Exclusive interview with Mohamed Amersi
Chairman of the Board of Trustees, Islamic Reporting Initiative (IRI)

Q: What do you consider to be the global challenges today that require the full and combined attention of government, civil society and business?

Of course there are quite a few, but let me mention three which I consider to be fundamental. The first is poverty and inequality; unless something is done to narrow that gap, we will find a situation where the bottom of the pyramid will demand what they believe is rightly theirs, and then there will be uprising. That gap has to be addressed.

Secondly there is the issue of climate change. As you know, we all signed the Paris agreement but now the US has pulled out of Paris. The US tried to engineer the latest G20 so that Saudi Arabia, Indonesia and other countries would also start having reservations about Paris, but fortunately for us all sanity prevailed and all the other 19 members reaffirmed their commitment.

The third one – and all three are in many ways interrelated – is an inability to meet the social and structural needs of a rapidly growing population. And by that I mean primarily food, clean water, sanitation, healthcare – all the basic needs required for society to function, as well as the natural resources that support our modern societies. Unless we truly acknowledge these shortfalls and act accordingly, we will soon find ourselves in an untenable situation.

So I see these as the key challenges, all interconnected, and all requiring very urgent attention.

 

Q: Transparency and shared prosperity have always served as a basis for ethical business. Why do you think we now see more attention given to this topic?

There are a number of reasons for this. To start with, there is quite a degree of mistrust in business, especially given the 2008 financial crisis, when the world’s financial systems nearly collapsed. We had reached a point where the focus on profit and shareholder benefit was the primary essential motive for business.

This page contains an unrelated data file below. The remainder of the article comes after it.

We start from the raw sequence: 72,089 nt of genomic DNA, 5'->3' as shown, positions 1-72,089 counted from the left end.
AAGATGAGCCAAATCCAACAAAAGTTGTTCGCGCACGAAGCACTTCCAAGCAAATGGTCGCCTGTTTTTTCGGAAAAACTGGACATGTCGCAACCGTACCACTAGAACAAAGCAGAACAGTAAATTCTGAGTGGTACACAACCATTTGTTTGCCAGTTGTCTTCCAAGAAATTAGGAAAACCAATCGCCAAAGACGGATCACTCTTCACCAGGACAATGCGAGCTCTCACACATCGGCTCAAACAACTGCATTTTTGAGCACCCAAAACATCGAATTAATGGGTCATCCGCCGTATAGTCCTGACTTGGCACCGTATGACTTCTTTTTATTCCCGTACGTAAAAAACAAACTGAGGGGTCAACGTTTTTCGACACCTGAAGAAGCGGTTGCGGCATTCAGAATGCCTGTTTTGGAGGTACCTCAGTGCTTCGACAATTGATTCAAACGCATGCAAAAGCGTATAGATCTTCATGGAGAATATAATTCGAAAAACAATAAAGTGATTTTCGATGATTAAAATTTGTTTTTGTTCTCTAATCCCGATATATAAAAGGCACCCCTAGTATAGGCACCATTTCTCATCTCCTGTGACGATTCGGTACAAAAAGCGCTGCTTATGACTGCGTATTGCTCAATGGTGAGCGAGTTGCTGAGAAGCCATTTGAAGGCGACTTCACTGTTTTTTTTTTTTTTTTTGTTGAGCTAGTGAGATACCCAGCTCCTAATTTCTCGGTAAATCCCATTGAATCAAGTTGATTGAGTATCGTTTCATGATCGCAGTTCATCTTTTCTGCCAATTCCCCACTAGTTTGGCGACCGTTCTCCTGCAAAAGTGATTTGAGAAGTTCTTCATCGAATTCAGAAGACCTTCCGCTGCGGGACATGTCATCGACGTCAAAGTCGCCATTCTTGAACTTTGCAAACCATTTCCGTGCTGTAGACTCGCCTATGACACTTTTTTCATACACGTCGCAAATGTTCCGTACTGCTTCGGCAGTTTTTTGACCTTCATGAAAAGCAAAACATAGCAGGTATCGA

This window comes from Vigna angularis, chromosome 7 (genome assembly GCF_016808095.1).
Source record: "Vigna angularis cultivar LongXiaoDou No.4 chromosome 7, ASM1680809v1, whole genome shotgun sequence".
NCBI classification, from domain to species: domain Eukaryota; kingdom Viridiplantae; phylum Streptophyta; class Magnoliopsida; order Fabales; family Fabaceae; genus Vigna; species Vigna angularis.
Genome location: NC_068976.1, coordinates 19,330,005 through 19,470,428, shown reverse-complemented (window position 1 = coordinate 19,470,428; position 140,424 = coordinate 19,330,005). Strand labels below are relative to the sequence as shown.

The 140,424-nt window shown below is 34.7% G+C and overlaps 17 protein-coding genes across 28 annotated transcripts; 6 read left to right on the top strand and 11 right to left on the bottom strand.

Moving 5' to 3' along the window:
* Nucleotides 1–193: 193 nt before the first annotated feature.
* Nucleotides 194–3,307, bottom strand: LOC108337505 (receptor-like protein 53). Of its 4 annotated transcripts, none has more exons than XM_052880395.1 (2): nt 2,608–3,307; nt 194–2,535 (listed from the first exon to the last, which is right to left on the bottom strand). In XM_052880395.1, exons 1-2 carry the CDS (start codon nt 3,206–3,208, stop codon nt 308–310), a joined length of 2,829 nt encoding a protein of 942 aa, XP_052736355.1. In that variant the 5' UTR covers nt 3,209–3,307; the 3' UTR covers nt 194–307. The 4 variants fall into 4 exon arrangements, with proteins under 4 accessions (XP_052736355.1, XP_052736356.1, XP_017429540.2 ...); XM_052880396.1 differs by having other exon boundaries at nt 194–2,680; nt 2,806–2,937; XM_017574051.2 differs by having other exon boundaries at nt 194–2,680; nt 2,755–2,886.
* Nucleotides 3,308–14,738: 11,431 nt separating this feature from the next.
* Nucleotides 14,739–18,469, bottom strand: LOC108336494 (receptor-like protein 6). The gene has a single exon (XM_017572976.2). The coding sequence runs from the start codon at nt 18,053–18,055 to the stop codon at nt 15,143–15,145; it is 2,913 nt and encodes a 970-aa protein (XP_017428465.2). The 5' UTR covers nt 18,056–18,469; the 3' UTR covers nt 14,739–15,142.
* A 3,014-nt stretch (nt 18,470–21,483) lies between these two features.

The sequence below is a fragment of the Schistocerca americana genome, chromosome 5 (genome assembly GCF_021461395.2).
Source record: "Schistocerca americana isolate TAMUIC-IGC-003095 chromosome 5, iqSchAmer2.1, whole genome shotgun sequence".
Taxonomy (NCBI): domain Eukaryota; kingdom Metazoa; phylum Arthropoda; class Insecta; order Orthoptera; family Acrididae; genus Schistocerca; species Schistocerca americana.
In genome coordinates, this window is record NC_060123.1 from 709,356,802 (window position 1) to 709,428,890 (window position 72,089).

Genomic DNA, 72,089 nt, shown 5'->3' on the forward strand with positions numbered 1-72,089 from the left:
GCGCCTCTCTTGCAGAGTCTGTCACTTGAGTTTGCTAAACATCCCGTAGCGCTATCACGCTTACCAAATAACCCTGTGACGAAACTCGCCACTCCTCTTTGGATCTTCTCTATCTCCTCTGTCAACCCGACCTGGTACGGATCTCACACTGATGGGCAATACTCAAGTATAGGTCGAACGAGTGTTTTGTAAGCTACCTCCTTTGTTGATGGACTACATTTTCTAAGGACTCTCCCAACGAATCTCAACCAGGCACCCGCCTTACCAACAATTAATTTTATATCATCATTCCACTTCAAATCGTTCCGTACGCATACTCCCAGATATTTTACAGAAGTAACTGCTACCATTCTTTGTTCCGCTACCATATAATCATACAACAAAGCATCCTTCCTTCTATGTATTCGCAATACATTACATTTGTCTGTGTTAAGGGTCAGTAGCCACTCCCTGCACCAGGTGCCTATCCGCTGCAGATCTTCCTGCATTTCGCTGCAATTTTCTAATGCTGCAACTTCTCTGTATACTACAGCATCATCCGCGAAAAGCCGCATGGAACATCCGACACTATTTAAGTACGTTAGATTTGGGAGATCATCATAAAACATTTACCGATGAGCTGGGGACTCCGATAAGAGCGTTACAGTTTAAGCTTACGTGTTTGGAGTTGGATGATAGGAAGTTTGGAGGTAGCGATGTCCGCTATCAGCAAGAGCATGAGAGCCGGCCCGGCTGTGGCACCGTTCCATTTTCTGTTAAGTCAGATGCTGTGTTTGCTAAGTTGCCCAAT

The outrage of the public at large for the misguided motivations of business spurred legislators and regulators, as well as large asset owners to compel businesses to become much more transparent about their objectives, motivations and activities.

Additionally, pressure from customers and competition now require businesses to be much more transparent, disclosing far more than in the past. The practice of making money at the expense of social good is no longer acceptable and the demand for transparency is no longer at the fringes.

And then of course you have the whole notion of unfair, corrupt practices, which is as high it’s ever been. I saw some statistics recently from Transparency International indicating that overall the amount of money that is lost, or subject to corrupt activities, is in the order of 1.8 – 2 trillion dollars a year. That equates to 3.5 percent of global GDP. Now if there was a way to curb that corruption the world would be a far better place than it is today.

So these things are now very much in the open. Social media has allowed news in connection with ethics to be made available so widely and so quickly that it is hard now to keep secrets. Governments are also under pressure to ensure that business is competitive, with full transparency, full integrity, and with full respect for ethical issues. So we live in a very different climate now.

 

Q: How is being socially responsible good for business?

On a short-term basis I accept that it may not appear to be the case. This is the other huge challenge we have today. Many shareholders still look at the financial bottom line on a quarter-by-quarter basis as an indication of value. That, with all due respect, is a very negative and short-sighted manner of looking at business.

If you really want to obtain the greatest value and therefore the best returns from a business, we have to convince shareholders and investors to take a much longer-term view. And if a business is not ensuring that sustainability in terms of societal support and environmental stewardship are built into the very heart and DNA of the business, it is simply pushing costs and risks down the road, costs and risks that are now starting to be revealed.